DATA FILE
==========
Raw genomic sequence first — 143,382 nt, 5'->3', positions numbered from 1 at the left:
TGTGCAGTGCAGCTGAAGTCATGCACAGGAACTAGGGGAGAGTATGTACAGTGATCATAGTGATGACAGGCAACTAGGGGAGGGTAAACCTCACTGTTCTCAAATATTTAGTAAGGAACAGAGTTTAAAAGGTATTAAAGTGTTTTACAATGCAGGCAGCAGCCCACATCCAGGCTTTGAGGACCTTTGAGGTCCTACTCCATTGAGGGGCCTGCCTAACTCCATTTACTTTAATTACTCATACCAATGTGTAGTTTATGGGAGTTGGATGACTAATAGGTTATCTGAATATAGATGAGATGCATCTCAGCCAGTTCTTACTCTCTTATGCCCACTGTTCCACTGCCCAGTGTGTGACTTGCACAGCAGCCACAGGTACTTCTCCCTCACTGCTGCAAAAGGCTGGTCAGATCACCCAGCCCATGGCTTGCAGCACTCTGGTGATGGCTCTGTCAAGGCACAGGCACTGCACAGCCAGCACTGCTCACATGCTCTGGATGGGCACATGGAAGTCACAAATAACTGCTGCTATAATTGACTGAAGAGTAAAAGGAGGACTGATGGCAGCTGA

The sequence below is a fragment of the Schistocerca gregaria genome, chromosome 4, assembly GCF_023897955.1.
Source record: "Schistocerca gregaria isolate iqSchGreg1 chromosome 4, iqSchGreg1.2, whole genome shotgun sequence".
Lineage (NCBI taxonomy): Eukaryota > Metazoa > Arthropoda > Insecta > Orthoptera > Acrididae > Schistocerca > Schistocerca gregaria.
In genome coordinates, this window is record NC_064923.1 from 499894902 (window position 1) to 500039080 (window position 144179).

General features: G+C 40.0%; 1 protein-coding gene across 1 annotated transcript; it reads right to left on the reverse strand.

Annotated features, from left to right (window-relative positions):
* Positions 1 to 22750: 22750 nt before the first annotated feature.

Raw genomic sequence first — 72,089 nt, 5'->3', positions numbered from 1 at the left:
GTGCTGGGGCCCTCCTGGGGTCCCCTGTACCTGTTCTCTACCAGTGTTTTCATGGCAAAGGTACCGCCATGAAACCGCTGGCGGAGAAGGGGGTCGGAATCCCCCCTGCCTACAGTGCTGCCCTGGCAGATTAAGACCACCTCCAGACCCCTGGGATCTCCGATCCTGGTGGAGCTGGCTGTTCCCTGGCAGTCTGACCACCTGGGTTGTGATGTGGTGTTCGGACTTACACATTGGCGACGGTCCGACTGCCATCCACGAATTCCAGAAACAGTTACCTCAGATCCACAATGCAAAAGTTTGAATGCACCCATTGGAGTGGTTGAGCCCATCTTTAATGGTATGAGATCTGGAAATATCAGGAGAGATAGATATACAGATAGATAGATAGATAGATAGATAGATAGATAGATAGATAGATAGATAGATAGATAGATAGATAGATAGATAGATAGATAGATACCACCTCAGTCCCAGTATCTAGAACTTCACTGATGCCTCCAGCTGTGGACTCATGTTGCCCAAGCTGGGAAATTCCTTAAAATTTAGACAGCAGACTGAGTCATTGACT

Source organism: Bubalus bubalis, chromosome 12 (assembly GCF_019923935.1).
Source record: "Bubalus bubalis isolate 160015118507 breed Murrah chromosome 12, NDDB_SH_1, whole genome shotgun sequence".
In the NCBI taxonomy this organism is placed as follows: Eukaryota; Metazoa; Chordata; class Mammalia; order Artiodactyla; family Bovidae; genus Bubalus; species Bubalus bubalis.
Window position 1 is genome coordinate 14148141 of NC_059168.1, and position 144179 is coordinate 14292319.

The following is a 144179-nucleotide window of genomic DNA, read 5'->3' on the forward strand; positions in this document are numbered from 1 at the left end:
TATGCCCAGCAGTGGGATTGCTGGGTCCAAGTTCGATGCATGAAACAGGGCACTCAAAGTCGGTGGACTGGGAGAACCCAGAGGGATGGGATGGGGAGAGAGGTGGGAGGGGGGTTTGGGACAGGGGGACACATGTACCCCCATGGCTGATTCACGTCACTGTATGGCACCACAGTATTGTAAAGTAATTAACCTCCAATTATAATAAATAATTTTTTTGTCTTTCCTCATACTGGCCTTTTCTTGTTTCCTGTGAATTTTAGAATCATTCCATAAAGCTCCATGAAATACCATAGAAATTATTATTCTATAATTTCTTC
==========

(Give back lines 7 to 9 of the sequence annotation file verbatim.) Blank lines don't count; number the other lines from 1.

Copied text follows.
General features: G+C 40.0%; 1 protein-coding gene across 1 annotated transcript; it reads right to left on the reverse strand.

Annotated features, from left to right (window-relative positions):
* Positions 1 to 22750: 22750 nt before the first annotated feature.